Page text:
Intended for healthcare professionals


How the secretary of state for health proposes to abolish the NHS in England

BMJ 2011; 342 doi: (Published 22 March 2011) Cite this as: BMJ 2011;342:d1695
  1. Allyson M Pollock, professor ,
  2. David Price, senior research fellow
  1. 1Centre for Health Sciences, Barts and The London School of Medicine and Dentistry, Queen Mary’s College, University of London, London E1 2AT, UK
  1. Correspondence to: A M Pollock allyson.pollock{at}
  • Accepted 9 March 2011

Allyson Pollock and David Price examine the proposed statutory changes to the NHS and raise concerns that the government’s role could be reduced to that of payer

The coalition government’s Health and Social Care Bill 2010-11 heralds the most controversial reform in the history of the NHS in England.1 2 3 The government plans to replace the NHS system of public funding and mainly public provision and public administration with a competitive market of corporate providers in which government finances but does not provide healthcare.4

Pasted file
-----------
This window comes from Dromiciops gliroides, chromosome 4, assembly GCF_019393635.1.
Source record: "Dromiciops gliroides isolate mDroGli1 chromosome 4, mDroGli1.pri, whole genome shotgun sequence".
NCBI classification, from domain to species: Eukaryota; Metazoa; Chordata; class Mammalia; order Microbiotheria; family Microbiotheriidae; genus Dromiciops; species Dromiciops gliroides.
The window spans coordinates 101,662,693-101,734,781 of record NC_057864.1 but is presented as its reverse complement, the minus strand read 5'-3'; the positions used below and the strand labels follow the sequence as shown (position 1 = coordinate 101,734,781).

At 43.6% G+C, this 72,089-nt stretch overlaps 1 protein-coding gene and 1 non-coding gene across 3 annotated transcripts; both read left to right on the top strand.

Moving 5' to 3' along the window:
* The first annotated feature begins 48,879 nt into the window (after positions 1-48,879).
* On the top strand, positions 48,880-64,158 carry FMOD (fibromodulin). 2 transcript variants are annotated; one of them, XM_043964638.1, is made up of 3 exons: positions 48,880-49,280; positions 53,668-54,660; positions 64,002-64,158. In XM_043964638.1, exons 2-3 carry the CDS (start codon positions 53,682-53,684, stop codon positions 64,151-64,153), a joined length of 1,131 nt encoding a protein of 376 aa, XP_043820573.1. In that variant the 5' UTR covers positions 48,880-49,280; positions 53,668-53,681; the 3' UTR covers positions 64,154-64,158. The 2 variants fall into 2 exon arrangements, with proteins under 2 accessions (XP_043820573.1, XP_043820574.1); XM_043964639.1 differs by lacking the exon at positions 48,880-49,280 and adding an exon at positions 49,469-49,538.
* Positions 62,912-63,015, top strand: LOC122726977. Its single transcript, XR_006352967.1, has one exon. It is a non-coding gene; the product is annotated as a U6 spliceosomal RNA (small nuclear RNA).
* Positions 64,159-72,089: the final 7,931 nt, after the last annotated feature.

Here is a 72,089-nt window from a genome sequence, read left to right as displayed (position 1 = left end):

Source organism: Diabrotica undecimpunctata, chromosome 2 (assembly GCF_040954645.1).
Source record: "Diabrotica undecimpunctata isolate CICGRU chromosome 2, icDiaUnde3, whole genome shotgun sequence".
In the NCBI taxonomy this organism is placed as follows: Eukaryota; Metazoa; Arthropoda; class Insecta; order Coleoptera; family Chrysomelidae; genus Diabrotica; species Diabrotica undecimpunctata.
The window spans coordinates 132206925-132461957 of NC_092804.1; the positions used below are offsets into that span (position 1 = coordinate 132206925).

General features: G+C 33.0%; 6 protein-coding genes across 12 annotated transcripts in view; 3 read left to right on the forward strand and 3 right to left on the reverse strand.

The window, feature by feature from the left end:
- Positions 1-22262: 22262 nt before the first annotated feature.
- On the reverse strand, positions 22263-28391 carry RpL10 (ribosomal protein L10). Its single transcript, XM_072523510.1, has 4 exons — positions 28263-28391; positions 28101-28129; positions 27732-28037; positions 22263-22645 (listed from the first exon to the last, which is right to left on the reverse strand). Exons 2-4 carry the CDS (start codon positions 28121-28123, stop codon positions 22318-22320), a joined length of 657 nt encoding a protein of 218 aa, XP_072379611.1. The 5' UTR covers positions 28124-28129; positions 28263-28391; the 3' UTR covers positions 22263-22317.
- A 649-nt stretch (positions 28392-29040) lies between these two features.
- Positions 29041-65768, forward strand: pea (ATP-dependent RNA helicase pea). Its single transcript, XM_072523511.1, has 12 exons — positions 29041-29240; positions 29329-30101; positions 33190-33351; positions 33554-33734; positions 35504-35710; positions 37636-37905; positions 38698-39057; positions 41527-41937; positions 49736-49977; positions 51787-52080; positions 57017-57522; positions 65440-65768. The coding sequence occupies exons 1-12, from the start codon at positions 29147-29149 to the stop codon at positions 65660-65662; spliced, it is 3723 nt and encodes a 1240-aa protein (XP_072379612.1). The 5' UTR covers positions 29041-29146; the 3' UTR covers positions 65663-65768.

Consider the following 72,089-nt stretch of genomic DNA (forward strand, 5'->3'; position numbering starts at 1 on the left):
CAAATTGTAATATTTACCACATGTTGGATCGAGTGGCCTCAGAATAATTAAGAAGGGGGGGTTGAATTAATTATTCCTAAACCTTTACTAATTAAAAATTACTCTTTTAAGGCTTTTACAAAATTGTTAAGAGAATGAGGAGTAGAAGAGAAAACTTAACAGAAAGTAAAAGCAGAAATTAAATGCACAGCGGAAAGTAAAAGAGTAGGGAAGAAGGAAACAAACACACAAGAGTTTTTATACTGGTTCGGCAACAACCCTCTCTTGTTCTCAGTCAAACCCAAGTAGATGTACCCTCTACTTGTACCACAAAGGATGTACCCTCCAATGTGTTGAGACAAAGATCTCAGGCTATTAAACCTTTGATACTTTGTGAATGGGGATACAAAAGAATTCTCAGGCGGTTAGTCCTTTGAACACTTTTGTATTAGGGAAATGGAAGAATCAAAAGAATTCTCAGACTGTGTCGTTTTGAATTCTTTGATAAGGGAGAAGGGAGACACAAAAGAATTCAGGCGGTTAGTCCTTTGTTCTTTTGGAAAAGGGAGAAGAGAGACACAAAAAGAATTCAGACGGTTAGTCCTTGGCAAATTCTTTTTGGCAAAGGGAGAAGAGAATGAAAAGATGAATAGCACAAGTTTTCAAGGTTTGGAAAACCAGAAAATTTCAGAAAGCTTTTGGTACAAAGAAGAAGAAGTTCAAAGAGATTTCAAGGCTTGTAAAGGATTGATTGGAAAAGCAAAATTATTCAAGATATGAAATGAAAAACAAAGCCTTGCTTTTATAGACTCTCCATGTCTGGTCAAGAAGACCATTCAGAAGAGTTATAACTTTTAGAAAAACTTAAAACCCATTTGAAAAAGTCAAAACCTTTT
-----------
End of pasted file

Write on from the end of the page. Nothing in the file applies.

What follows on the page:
Primary care trusts and strategic health authorities are to be abolished and replaced by general practice commissioning consortiums, which all practices must join. As incorporated bodies, consortiums will not be directly controlled by the secretary of state for health and may enter into commercial contracts with “any willing provider” for all health services and will set terms and conditions of staff. They will have extraordinary discretionary powers to define entitlement to NHS provision and charge patients. Direct management and control of NHS providers will cease as foundation trust status becomes mandatory for all trusts. Provider regulation will be overseen by a market regulator, Monitor.

Since 1948 the government has had a duty to provide comprehensive healthcare free at the point of delivery. This duty is underpinned by structures, systems, and mechanisms that promote fairness and efficiency in resource allocation and facilitate planning of services according to geographical healthcare needs through risk pooling and service integration. These mechanisms have been eroded by a succession of major regulatory changes, including revision of funding and responsibility for provision of long term care; creation of an internal market; introduction of private providers and capital through the private finance initiative, independent treatment centres, foundation trusts, and the 2004 general practice contract; and creation of a tariff system of …

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